Growing sea legs

February 2, 2010

Our current environment resembles a topsy fun park ride….only, with no period of rest during the rocking! I walk zigzags through hallways, constantly bouncing from one wall to the other. Hopefully I’m not jinxing myself by letting you know that I have largely avoided motion sickness. We steered off course today in order to escape more of the large swells we had last night (apparently we tipped up to 23 degrees!), but it seems that whenever we change course there is half an hour or so of enormous waves. The most amusing place to be when this occurs is the dining room, especially during meal time. Chairs slide, plates fall off of tables, people laugh and squeal and topple. Quite an amusement!

There are some things that I wish I could capture with my camera, but I am beginning to think that one reason for their beauty is that I cannot. This morning we were not alone in our ocean adventure! The bridge personnel came onto the intercom to alert us to, first, a pod of 3 whales beside us, cresting slightly and shooting huge vertical puffs of mist out of their blowholes. Just minutes later a school of at least 25 dolphins swam by, as if playfully tagging along. Several cleared the water completely! Their jumps last only fractions of a second, and then they disappear. It was a wonderful little gift before the first meeting of the morning.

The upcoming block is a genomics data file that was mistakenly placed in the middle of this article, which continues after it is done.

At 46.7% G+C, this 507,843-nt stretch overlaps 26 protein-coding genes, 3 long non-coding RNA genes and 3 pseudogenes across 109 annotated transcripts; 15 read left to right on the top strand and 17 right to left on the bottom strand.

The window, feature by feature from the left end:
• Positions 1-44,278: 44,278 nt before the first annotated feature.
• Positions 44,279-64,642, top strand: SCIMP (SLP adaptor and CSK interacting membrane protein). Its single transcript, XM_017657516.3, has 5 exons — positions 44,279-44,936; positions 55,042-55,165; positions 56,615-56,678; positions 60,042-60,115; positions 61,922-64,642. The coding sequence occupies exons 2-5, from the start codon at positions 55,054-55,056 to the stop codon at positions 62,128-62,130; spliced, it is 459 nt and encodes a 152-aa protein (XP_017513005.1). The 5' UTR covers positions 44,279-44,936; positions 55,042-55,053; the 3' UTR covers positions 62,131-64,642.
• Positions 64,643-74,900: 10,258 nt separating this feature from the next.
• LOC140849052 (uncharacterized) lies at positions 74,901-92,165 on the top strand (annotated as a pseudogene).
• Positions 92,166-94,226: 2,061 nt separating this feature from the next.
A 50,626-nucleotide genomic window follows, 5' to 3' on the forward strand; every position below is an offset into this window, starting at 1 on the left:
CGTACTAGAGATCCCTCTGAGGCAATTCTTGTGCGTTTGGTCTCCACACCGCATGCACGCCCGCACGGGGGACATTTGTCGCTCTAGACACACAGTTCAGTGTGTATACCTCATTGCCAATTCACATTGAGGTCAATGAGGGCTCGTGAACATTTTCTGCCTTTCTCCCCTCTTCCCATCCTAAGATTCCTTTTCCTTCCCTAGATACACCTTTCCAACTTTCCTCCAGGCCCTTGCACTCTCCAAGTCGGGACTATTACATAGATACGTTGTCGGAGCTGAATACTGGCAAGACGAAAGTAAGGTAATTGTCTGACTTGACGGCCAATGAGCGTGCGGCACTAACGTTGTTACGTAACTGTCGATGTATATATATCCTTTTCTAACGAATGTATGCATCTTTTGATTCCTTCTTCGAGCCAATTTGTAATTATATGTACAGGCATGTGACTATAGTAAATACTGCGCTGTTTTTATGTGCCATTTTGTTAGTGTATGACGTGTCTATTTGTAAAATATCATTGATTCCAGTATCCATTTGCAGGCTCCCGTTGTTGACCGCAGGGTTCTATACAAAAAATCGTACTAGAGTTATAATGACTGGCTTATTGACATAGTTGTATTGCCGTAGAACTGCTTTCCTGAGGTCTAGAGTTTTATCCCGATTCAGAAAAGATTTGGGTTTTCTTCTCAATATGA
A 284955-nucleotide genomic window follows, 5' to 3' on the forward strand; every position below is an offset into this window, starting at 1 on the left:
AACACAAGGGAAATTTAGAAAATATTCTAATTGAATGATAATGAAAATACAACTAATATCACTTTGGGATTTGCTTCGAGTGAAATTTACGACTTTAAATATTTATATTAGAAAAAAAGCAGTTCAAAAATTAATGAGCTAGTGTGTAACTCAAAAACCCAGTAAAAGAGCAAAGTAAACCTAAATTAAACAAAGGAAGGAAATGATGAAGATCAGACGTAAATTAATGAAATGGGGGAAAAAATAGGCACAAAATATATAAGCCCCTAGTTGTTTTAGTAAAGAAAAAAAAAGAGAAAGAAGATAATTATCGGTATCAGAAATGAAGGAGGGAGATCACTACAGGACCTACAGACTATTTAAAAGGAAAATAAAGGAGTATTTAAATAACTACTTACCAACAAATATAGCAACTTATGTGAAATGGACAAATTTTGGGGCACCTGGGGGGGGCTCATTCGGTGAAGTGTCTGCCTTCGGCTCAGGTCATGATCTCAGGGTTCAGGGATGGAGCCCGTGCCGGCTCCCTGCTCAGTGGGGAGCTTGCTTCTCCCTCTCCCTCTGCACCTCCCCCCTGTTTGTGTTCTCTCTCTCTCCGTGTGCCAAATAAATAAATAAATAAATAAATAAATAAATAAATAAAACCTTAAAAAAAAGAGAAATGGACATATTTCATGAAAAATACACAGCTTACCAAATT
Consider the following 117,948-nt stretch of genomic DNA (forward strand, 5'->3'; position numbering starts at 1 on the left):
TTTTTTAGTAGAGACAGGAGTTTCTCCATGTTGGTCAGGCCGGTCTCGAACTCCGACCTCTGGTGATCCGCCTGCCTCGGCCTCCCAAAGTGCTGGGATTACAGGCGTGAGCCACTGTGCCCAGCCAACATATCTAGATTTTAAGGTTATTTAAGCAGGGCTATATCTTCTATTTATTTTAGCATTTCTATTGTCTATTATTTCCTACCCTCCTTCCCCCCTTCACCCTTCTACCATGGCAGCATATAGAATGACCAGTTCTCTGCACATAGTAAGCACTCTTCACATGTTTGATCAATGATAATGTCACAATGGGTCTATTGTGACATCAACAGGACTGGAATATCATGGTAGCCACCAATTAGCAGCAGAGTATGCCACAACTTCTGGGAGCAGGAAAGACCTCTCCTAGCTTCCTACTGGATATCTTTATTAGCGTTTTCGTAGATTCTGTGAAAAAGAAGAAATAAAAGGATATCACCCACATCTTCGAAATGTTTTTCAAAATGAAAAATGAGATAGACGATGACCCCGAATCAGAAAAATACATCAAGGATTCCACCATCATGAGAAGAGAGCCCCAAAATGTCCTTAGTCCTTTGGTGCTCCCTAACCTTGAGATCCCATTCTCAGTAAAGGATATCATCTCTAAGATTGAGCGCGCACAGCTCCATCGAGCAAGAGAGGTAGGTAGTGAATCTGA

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4 Responses to “Growing sea legs”

  1. Jon said

    That’s amazing! How do you sleep? Are you strapped in at night? Have you made many friends? Do you sing the song “I’m on a Boat”?

    Questions, questions, questions! But most importantly, I hope you’re doing well. Put that awesome camera of yours to good use when you can; I understand what it’s like to be unable to capture your adventures on film, but while they may be poor imitations of your experience, I’m sure I speak for all of us when I say that we hunger to see what you see, to experience even one iota of what you’re experiencing.

  2. I’m interested in the answer to Jon’s question: How do you stay in bed under those rock-and-roll conditions? Are you strapped in? Can you actually sleep?

  3. Fortunately, the position of my bed is perpendicular to the length of the ship, meaning I sway head to toe as opposed to side to side. Otherwise I’m sure I would have fallen out by now! I have slept pretty well, just waking up when the swells become very large. Others have had trouble sleeping. We seem to be past the choppy waters now…hopefully it’s smooth sailing from here!

  4. Mariangela said

    How interesting!!

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